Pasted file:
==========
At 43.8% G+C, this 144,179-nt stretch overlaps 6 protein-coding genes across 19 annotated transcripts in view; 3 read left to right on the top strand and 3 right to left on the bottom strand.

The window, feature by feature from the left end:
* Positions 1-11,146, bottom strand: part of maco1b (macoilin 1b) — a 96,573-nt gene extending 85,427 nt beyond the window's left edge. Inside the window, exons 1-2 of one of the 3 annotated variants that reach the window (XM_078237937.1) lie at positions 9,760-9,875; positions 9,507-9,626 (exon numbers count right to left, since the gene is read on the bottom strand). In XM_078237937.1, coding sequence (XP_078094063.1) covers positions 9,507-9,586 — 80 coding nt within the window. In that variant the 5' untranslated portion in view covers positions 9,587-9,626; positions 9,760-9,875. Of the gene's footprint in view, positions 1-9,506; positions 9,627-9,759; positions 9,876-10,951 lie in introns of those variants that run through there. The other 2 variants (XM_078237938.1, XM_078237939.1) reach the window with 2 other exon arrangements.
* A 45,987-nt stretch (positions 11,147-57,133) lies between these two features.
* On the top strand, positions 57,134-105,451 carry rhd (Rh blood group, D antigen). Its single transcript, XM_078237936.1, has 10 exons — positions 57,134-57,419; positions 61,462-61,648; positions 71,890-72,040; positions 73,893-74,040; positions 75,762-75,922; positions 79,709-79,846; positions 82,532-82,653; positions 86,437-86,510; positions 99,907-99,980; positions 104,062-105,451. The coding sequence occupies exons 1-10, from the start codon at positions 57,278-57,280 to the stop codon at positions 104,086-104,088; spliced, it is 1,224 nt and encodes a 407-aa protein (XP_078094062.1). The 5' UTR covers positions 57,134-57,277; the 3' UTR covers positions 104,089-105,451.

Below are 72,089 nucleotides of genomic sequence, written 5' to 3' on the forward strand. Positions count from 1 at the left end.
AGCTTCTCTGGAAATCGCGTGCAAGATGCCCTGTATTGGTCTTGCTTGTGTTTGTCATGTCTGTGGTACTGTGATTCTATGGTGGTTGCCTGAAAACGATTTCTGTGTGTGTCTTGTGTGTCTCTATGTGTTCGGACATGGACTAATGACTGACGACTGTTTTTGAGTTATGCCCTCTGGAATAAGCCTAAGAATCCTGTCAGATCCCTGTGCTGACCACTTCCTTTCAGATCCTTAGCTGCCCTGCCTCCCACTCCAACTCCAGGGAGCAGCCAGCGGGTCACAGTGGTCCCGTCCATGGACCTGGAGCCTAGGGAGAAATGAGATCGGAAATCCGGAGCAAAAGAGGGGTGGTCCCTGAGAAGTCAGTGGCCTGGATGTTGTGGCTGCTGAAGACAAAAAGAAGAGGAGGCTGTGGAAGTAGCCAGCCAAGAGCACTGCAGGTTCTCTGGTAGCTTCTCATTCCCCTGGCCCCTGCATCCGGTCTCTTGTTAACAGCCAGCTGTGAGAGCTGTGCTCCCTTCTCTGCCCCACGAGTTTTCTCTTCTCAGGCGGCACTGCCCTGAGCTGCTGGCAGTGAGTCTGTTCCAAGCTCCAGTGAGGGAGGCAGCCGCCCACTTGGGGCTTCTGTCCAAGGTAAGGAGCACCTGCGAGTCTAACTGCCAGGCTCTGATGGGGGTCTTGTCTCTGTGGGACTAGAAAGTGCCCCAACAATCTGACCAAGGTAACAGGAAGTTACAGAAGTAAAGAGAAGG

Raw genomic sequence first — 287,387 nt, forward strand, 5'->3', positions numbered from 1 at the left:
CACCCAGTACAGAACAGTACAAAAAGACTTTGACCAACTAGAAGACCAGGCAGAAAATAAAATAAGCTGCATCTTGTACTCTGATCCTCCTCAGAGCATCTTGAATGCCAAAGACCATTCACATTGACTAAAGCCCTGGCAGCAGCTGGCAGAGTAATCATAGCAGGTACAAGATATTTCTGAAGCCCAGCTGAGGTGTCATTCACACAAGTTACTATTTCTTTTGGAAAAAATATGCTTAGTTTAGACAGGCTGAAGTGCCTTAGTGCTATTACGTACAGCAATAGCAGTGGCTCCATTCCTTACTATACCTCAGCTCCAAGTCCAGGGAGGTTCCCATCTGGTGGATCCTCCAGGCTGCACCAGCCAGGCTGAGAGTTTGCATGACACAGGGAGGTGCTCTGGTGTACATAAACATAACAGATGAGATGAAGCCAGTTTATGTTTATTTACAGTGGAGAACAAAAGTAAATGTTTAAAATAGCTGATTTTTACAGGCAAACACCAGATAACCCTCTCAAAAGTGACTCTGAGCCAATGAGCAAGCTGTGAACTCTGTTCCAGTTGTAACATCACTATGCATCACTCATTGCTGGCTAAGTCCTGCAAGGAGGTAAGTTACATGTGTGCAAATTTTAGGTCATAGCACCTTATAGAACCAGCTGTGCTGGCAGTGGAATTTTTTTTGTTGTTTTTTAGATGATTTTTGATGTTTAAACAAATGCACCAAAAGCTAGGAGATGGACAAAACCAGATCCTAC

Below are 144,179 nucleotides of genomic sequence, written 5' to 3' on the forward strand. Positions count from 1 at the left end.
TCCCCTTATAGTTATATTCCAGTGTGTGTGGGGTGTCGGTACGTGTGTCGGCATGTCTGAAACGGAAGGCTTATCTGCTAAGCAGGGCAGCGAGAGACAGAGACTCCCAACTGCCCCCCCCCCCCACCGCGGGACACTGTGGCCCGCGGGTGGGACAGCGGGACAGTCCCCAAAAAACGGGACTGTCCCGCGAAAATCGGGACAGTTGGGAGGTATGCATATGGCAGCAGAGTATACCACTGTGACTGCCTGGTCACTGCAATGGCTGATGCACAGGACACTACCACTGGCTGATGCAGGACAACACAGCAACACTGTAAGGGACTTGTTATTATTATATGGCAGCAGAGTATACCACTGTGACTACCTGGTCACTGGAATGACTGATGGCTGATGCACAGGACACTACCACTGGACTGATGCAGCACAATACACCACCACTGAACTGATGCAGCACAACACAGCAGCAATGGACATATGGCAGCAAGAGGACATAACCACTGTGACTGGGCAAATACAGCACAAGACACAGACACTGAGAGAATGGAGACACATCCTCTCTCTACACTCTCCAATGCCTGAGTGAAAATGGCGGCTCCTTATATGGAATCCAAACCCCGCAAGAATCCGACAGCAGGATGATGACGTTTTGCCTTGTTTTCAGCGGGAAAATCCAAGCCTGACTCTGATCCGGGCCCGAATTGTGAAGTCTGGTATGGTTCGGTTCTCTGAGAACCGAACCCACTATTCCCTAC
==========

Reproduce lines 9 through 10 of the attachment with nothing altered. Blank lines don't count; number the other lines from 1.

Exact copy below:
CACCCAGTACAGAACAGTACAAAAAGACTTTGACCAACTAGAAGACCAGGCAGAAAATAAAATAAGCTGCATCTTGTACTCTGATCCTCCTCAGAGCATCTTGAATGCCAAAGACCATTCACATTGACTAAAGCCCTGGCAGCAGCTGGCAGAGTAATCATAGCAGGTACAAGATATTTCTGAAGCCCAGCTGAGGTGTCATTCACACAAGTTACTATTTCTTTTGGAAAAAATATGCTTAGTTTAGACAGGCTGAAGTGCCTTAGTGCTATTACGTACAGCAATAGCAGTGGCTCCATTCCTTACTATACCTCAGCTCCAAGTCCAGGGAGGTTCCCATCTGGTGGATCCTCCAGGCTGCACCAGCCAGGCTGAGAGTTTGCATGACACAGGGAGGTGCTCTGGTGTACATAAACATAACAGATGAGATGAAGCCAGTTTATGTTTATTTACAGTGGAGAACAAAAGTAAATGTTTAAAATAGCTGATTTTTACAGGCAAACACCAGATAACCCTCTCAAAAGTGACTCTGAGCCAATGAGCAAGCTGTGAACTCTGTTCCAGTTGTAACATCACTATGCATCACTCATTGCTGGCTAAGTCCTGCAAGGAGGTAAGTTACATGTGTGCAAATTTTAGGTCATAGCACCTTATAGAACCAGCTGTGCTGGCAGTGGAATTTTTTTTGTTGTTTTTTAGATGATTTTTGATGTTTAAACAAATGCACCAAAAGCTAGGAGATGGACAAAACCAGATCCTAC

Below are 144,179 nucleotides of genomic sequence, written 5' to 3' on the forward strand. Positions count from 1 at the left end.